• Understand your credit quality – when underwriting, credit unions typically look at the member’s FICO score to determine eligibility and interest rate. The tricky thing about FICO scores is that they change. Rescoring your loan portfolio after origination provides you a fresh data point on your member and allows you to calculate score migration.
  • Understand your market – to better understand the environment you are operating in consider pulling data germane to your geographic market related to housing and unemployment trends.

After establishing sound baselines in these areas, you are ready to apply stress assumptions of how much collateral values and credit quality could change based on the conditions confronting your individual credit union.

At the very least, credit unions should stress their portfolio considering the risk of a general economic decline. However, an effective stress testing program should also include a deeper dive into risks relevant to your portfolio mix, and lending environment.

For instance, you may have loan pools that carry heavy regulatory risk, such as student loans. Or you may have member business loans at risk for a total industry collapse – see the taxi medallion industry. And, of course, you may be geographically positioned on the coast, watching the tropics, and are at risk of a near-total loss related to a weather event.

By thinking outside-the-box about your risk gamut, you can execute stress tests tailored to specific scenarios that will better inform you on the following:

  • Risk Adjusted Capital Position –starting with recorded net worth, you can simulate a collateral scenario that estimates value at risk and interest rate risk to determine if the credit union’s current capital position can withstand that particular shock scenario.
  • Allowance for Loan Losses – when you simulate a drop in collateral quality, you can project how that will affect your losses, and determine if the credit union is properly reserved. If you find that your ALLL account isn’t adequately funded, you can analyze if you have the capital available to increase the reserve.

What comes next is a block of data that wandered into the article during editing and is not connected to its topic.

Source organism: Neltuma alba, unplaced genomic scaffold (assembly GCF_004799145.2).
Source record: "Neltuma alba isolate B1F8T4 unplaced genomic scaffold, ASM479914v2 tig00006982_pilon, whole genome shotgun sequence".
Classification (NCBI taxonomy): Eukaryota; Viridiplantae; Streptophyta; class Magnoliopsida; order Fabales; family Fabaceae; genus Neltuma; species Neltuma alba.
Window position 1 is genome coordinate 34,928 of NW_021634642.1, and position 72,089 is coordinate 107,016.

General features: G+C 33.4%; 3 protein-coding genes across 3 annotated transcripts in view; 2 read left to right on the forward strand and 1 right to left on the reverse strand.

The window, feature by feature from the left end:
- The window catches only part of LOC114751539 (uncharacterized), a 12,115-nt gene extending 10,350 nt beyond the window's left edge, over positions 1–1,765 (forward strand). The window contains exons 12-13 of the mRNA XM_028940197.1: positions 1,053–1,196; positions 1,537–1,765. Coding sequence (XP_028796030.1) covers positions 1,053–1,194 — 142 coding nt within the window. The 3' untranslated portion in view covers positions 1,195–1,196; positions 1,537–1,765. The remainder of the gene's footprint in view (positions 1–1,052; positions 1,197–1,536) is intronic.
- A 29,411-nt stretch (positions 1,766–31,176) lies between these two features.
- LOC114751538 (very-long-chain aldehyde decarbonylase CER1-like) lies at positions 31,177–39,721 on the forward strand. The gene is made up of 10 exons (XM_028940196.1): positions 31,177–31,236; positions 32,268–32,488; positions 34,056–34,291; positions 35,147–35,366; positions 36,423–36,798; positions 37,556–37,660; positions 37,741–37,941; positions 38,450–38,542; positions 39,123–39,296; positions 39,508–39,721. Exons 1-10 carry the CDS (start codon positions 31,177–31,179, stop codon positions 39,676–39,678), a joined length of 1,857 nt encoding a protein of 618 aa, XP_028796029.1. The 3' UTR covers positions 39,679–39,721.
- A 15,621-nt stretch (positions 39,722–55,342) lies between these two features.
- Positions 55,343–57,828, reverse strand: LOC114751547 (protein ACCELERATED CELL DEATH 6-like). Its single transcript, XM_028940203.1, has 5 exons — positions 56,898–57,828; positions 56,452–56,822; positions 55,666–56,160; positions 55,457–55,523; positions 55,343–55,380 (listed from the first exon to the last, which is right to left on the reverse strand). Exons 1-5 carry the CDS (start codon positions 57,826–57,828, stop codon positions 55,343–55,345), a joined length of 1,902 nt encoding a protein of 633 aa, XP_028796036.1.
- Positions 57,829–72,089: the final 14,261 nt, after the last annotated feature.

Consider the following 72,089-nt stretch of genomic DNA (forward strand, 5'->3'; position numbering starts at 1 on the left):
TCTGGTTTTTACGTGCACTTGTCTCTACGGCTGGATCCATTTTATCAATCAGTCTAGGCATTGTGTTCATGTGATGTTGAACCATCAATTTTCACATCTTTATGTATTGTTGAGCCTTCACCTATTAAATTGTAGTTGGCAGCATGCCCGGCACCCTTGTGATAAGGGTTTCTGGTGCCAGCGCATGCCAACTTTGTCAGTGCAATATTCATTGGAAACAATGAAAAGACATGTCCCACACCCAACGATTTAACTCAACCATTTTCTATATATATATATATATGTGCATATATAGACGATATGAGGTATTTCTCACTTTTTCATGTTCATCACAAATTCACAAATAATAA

• Concentration Limits – if you observe that stressing a particular loan pool significantly increases losses to the credit union, you can determine if your current concentration limits should be revised.

It’s true, getting serious about stress testing your portfolio will not stop your “Harvey” event from happening, but it will allow the credit union to:

  • Gain a better understanding of its static situation,
  • Think critically about the risks confronting it,
  • Forecast projections of how a stress event would affect the institution,
  • Shape strategy to confronting those risks and mitigate the impact,
  • Not have to wait until a stress event occurs to react

Planning for the next “worst case scenario” is more than just thinking about the next change in the economic cycle. Rather, it’s taking a proactive approach to understanding catastrophic risk, and arming your credit union with the right amount of data to inform a well thought out stress testing program, and support a lending strategy that will sustain you when you are faced with your own “Harvey”.

Alan Veitengruber

Alan Veitengruber

Alan is a Senior Analyst with Twenty Twenty Analytics. He works with clients on Loan Portfolio Risk engagements focusing on concentration analysis, collateral valuation and ALLL validation. Alan also has ... Web: www.twentytwentyanalytics.com Details